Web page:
Are there benefits to tying Discovery into the series it’s supposedly setting up? Undoubtedly. One of the major benefits to Star Trek is the vast universe that’s been created over the years, and tying Discovery more closely to that could mean exciting possibilities down the line. Chronologically, the Enterprise is already flying around out there, and even though Kirk isn’t helming the flagship yet, it could be fascinating to see what the famed ship is up to during the war under Christopher Pike’s command. Or maybe see how some of the other powers in the galaxy who show up later, like the Romulans, interact with the conflict between these two major forces.

But Discovery also has plenty to gain by simply taking some of the more basic concepts and running with them to do its own thing. The existing technological and chronological limits can hold the show back — and if giving the Klingons cloaking technology, or having a protracted conflict between the Federation and the Empire, can lead to a more interesting show, why not just do it, in spite of what TOS said 50 years ago?

As a counterpoint, as Discovery has progressed over the last few weeks, the show has been more overt in referencing the rest of Star Trek continuity. Harry Mudd, a character who appears in several TOS episodes, popped up as a Klingon prisoner. At one point, Saru peruses a list of decorated captains that reads like a list of Easter eggs, referencing Enterprise, The Original Series, and even The Animated Series. So it looks like Discovery is maintaining its ties to the franchise, even as it moves away from its most literal continuity.

But if at the end of the day, its story is worthwhile, then how exactly it puzzle-pieces into the rest of Trek can be figured out later. That said, Discovery itself still needs an endgame, and hopefully isn’t just making plot points up as it goes along, especially given that it seems to be taking a more serialized approach than previous Trek shows. (Don’t become Lost, Discovery. Please.)

Star Trek has always operated this way, at least in some sense: the current storytelling has always trumped canon, with showrunners figuring out how to reconcile any mismatches later. There’s no better example of this than the Klingons, who changed dramatically over the course of Star Trek, from the flat foreheads of The Original Series to the “knucklebone” ridges of the films and The Next Generation era to… whatever JJ Abrams’ Star Trek Into Darkness Klingons were. The TOS Klingons were basically narrative stand-ins for the Russians, during the actual Cold War. As American politics and culture changed, the Klingons changed as well. Their culture and their distinctiveness from humanity was fleshed out, until the Klingons became a warrior race defined by a sense of honor borrowed from feudal Japanese culture.

The Klingons’ changing appearance was only explained in-universe years later, after extensive explanations and judicious retcons. Similarly, if it becomes necessary, someone will almost certainly figure out a way to rewrite and retcon Trek history to make Discovery fit the narrow box existing Trek has left it to operate in.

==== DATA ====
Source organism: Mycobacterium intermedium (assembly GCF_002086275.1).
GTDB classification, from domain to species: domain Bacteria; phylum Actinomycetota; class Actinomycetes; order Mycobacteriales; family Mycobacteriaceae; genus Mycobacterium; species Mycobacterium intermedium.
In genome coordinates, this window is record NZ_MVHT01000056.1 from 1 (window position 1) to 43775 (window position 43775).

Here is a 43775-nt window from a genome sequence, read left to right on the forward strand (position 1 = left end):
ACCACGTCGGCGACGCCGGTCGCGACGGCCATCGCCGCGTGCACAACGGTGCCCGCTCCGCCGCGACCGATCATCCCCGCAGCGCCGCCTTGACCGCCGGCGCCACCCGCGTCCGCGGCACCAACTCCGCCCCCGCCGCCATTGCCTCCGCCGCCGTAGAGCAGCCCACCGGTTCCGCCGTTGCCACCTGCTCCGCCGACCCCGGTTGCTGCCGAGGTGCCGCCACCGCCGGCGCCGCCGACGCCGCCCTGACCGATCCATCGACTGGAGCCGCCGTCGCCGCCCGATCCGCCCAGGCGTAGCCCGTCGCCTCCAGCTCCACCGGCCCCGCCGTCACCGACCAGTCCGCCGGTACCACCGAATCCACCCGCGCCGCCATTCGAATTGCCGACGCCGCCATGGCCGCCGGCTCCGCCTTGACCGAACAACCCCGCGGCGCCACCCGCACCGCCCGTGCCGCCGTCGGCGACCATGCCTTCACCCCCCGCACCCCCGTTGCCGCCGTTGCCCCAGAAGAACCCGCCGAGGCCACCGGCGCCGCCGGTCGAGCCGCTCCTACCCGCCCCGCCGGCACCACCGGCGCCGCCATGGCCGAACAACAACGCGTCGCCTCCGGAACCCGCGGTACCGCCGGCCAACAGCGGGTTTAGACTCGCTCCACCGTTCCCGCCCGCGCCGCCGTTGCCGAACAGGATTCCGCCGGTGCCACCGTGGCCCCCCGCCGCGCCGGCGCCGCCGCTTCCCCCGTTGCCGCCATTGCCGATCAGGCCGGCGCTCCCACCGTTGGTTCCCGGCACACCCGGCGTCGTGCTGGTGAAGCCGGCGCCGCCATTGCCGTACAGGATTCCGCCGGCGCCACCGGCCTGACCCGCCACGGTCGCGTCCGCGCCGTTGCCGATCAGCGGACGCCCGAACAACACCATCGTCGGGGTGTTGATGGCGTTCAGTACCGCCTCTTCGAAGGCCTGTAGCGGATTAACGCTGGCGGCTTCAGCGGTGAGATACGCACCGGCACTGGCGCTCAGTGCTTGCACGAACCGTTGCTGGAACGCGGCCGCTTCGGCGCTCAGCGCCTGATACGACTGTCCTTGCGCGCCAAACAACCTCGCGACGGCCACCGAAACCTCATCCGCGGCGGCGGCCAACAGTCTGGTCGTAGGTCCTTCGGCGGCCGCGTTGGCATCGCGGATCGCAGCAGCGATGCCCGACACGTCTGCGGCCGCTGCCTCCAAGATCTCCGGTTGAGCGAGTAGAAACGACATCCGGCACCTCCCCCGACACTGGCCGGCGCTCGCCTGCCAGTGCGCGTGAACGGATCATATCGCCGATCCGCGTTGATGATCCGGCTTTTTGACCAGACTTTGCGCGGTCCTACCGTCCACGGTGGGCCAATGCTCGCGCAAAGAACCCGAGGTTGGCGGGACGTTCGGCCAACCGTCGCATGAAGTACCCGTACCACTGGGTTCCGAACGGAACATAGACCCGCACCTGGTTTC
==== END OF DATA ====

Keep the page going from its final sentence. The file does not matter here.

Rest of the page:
That narrow box does raise the question of why the creators chose to put Discovery in the same continuity at all. Granted, setting it in the Kelvin timeline of the movies would be a legal nightmare, since the rights to the movies belong to Paramount, not CBS. And designing the show as a standalone, outside TV continuity, would risk losing any of the advantages of starting with an established fandom, or a series of associations in viewers’ minds. For those new to Star Trek, whether Discovery lines up with Enterprise and TOS doesn’t matter, but the phrase “it’s a Star Trek prequel” still gives a good idea of what to expect.

Discovery’s showrunners have likely already thought of all this. It’s not exactly a secret that Star Trek fans are enthusiastic about nitpicking their way through the franchise. The writers may have a perfect explanation for how everything lines up — things like the spore drive may have been abandoned as not technically feasible on a large scale, and the Federation could have achieved peace between Discovery and The Original Series. Even the uniforms can be explained by the fact that Starfleet clearly has a problem when it comes to constantly rolling out new outfits for the fleet. But even in the worst-case scenario, where the showrunners are simply flying by the seat of their pants, that’s no barrier to Discovery being good, either. In fact, throwing out the continuity could help Discovery beat the eternal problems of any prequel, by moving away from the established ending that TOS sets as a goal post. (Mainly, the the Klingons and Federation back in an uneasy Cold War.)

Ultimately, Discovery needs to be good on its own, with strong characters and storytelling, and not a glorified Wikipedia entry that explains where Spock was 10 years before he met Kirk. If it can win fans and build a world while fitting in with the rest of the franchise? All the better. But it seems like the best course of action is to let Discovery focus on being the best show possible, and worry about the consequences later.